Chapter

Switzerland: Negotiating a New Welfare State in a Fragmented Political System

Bonoli Giuliano

in New Risks, New Welfare

Published in print September 2004 | ISBN: 9780199267262
Published online January 2005 | e-ISBN: 9780191602023 | DOI: http://dx.doi.org/10.1093/019926726X.003.0007
Switzerland: Negotiating a New Welfare State in a Fragmented Political System

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The Swiss political system stresses compromise, negotiation, and consensus. As a result, collective welfare is relatively undeveloped and much is provided through compulsory occupational provision. New social risk provision in relation to childcare and benefits for unemployed people is relatively weak. Reliance on guest‐workers, who can be repatriated during recession, helps to mitigate the pressures from labour market flexibility on the Swiss system. During the past 15 years, the movement of women into paid work and high unemployment (by Swiss standards) have reinforced demands for reform. A number of measures have been put into place, often as a result of cantonal pressures and typically as a result of compromises that offer something to both employers and employees, or to mothers and to right‐wing groups. Further reforms are under discussion.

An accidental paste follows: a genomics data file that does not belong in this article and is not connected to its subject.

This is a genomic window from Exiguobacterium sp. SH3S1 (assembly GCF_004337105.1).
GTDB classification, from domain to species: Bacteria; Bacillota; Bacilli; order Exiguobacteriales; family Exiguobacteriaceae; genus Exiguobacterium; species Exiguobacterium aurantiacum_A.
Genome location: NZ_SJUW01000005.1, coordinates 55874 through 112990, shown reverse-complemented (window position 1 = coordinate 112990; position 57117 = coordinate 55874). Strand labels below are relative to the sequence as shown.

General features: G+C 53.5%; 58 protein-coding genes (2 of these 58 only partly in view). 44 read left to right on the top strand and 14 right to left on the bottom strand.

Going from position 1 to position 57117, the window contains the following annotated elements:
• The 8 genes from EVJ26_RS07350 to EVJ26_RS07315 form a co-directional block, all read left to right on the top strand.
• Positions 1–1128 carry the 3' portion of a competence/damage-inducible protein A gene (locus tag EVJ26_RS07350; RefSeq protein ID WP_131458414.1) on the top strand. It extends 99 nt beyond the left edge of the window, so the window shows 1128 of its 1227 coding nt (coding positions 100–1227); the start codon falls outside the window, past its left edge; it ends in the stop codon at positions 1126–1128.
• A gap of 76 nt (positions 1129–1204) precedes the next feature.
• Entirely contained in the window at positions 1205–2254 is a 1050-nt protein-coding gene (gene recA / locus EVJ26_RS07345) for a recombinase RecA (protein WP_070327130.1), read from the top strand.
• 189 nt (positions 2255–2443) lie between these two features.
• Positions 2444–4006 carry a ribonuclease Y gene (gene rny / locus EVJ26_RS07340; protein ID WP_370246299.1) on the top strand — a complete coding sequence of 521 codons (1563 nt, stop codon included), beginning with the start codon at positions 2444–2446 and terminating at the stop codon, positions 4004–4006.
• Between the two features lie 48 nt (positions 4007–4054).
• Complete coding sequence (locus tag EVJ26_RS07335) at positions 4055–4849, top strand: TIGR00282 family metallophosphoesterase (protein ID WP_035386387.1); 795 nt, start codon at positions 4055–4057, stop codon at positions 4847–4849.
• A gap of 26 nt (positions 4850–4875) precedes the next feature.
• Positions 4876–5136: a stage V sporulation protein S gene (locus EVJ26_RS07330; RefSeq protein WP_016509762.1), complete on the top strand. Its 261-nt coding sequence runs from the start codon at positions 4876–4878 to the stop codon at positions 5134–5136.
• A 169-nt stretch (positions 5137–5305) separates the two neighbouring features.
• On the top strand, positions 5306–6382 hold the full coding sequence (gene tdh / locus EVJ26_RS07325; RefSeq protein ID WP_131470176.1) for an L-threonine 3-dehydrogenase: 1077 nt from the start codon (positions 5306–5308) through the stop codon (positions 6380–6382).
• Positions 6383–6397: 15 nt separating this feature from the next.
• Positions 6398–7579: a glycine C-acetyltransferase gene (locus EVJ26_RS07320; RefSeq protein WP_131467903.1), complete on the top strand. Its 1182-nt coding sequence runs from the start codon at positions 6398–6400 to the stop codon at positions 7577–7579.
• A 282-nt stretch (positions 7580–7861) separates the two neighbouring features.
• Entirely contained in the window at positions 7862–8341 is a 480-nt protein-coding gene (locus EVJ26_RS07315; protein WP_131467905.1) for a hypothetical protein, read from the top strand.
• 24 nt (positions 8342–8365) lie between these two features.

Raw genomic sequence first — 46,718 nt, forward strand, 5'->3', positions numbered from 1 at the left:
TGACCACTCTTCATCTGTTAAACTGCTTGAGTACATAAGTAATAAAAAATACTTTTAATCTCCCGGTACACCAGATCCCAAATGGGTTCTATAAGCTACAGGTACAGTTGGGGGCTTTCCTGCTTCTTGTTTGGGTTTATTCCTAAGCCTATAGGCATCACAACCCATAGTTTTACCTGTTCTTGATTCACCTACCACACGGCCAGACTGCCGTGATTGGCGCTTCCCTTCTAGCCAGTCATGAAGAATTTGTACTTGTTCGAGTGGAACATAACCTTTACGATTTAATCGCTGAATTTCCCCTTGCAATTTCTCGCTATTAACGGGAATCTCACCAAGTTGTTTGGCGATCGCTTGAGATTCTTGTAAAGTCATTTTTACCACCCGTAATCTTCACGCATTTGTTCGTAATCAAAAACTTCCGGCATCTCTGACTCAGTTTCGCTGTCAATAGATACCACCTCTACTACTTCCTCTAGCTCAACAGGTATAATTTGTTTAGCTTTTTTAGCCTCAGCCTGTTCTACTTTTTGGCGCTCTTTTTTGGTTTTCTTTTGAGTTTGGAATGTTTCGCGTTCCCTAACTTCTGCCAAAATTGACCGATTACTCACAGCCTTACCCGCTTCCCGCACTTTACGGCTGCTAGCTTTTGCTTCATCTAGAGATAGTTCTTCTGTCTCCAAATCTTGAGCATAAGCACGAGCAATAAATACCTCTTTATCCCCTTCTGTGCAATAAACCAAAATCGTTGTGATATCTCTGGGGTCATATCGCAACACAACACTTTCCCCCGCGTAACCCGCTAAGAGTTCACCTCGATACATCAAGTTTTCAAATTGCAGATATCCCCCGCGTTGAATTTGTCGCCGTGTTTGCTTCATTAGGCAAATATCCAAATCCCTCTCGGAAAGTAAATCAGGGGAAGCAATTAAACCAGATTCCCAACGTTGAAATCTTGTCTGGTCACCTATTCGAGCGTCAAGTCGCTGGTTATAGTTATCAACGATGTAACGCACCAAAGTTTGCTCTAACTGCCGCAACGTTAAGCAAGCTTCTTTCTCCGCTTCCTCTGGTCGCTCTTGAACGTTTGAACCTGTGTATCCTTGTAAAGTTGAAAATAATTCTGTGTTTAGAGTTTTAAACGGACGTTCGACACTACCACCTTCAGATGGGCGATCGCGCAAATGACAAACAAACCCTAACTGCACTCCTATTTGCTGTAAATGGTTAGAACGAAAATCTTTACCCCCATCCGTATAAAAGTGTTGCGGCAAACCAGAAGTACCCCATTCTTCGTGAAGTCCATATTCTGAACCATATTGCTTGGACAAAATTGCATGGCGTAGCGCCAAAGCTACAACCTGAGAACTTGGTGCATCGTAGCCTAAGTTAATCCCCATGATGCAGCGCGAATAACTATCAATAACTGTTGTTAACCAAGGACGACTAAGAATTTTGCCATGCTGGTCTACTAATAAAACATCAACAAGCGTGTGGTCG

Keywords: active labour market; canton; childcare; pensions; politics; reform; retrenchment; social policy; social risks; Switzerland; unemployment; welfare state; work

Chapter.  9992 words. 

Subjects: Political Economy

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